Singh 54-Hole Leader in Canada

By Associated PressJuly 28, 2007, 4:00 pm
2006 Canadian OpenMARKHAM, Ontario -- Vijay Singh dropped his driver in disgust at the top of his backswing, thinking he'd hit into the lake down the left side of the 11th fairway.
 
But instead of dropping in the water, the ball skipped safely along the bank and he walked off the par-5 hole with an easy two-putt birdie.
 
The big Fijian wasn't as fortunate with some errant shots to the right, making two late bogeys en route to a 3-under 68 and a one-stroke lead Saturday in the Canadian Open. He had a 12-under 201 total on Angus Glen's North Course.
 
'I'm kind of disappointed with the way I finished,' Singh said. 'I thought I played better than a 68. I made a lot of mistakes that I normally wouldn't, but that's the way golf is. You know, you get good breaks out there as well. I got up and down a few times ... and got away with a bad tee shot on 11.'
 
Singh, the 2004 winner at Glen Abbey in a playoff with Canadian star Mike Weir, won the Mercedes-Benz Championship and Arnold Palmer Invitational early this year to push his PGA Tour victory total to 31. The three-time major champion has a tour-record 19 wins since turning 40 in February 2003.
 
'I've got to go out there tomorrow and play my game and make a lot of birdies and not make too many mistakes,' Singh said. 'I can't play conservative golf. There's so many birdie opportunities out there that I've got to attack the course, but smartly.'
 
Steve Allan and John Mallinger, the second-round leaders at 10 under, were second after a pair of 70s in windy and hot conditions Saturday.
 
First-round leader Hunter Mahan (67) was 10 under, and Jim Furyk, the winner last year in Hamilton, had a 69 to join Pat Perez (66) at 9 under.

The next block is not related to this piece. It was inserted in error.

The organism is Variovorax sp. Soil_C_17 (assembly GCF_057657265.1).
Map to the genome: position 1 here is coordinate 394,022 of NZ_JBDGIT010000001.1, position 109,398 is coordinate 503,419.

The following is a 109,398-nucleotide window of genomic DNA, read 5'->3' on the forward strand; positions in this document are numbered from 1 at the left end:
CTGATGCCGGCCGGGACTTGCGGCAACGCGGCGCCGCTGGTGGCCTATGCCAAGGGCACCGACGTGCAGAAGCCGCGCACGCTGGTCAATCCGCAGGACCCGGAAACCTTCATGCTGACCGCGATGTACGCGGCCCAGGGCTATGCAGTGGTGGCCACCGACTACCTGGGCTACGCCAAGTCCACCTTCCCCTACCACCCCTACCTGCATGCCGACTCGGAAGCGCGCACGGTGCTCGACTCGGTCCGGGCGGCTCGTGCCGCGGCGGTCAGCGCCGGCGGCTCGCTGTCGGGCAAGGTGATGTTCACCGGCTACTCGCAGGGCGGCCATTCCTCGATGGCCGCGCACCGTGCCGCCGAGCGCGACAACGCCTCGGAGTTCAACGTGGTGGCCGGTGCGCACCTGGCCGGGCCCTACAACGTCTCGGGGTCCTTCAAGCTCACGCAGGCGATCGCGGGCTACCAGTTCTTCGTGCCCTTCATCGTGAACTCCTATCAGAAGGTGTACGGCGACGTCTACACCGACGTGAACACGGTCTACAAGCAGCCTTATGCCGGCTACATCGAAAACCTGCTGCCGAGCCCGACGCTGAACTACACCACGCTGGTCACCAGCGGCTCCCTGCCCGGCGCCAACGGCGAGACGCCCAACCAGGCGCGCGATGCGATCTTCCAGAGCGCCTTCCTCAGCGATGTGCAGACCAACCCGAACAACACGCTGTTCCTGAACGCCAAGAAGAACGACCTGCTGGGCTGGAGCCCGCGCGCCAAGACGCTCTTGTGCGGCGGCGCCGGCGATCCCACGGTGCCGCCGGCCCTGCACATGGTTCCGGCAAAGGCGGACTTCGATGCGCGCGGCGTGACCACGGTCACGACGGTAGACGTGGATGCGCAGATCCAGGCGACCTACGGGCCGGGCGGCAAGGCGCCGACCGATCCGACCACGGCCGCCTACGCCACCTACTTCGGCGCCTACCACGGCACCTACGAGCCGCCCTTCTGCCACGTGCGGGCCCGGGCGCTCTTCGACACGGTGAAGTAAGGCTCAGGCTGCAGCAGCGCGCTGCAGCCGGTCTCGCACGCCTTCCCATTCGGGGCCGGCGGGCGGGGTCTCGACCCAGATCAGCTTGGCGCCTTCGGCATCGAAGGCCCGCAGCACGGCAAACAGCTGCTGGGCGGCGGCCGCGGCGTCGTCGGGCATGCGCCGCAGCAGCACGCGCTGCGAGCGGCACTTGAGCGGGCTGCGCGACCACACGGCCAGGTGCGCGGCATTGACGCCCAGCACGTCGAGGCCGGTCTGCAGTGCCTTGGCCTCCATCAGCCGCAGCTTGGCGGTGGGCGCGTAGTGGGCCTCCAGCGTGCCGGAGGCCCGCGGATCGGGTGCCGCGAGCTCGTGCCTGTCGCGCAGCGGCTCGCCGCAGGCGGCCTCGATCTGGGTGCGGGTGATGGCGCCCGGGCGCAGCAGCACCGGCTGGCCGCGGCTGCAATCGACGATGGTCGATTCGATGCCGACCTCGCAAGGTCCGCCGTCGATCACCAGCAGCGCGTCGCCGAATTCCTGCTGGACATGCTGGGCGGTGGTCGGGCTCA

Allan took a share of the lead to the par-4 18th, but closed with a bogey after his second shot bounced over the green.
 
'Overall, I played well, but didn't hole enough putts,' Allan said. 'You know, I made a couple nice little par putts, but that's about it. That's my deal for tomorrow. Hopefully, I can keep hitting the ball well and hole some more putts.'
 
The 33-year-old Australian is seeking his first PGA TOUR victory after winning the 1998 German Open and 2002 Australian Open.
 
'If I could pull off a win on the PGA TOUR, what better way to do it than with one of the best players,' Allan said. 'Nobody would expect me to beat Vijay, but I know I've got the game to play well.'
 
After nearly hitting into the lake on the par-5 11th, the 44-year-old Singh two-putted from the fringe to reach 13 under.
 
Singh bogeyed the par-4 13th after hammering a drive 330 yards through the fairway and into knee-deep fescue, then rebounded with an 8-foot birdie putt on the par-3 14th. He also bogeyed the par-4 16th after his approach shot settled in a difficult lie in the first cut of fescue, 25 yards right of the pin.
 
He was in danger of dropping another stroke on the par-3 17th after hitting into the deep right-front bunker, but blasted out to 4 feet and saved par. He two-putted for par on 18 after driving into the right rough.
 
'Hopefully, I can limit those mistakes tomorrow and finish the job,' Singh said.
 
Mahan, the Travelers Championship winner last month in Connecticut, matched the tournament record with a 62 on Thursday, but dropped back with a 74 on Friday.
 
'I felt a lot better today,' Mahan said.
 
Weir shot a 67 in the second group of the day to get to 5 under. The 2003 Masters champion opened with rounds of 71 and 70 to make the cut by a stroke.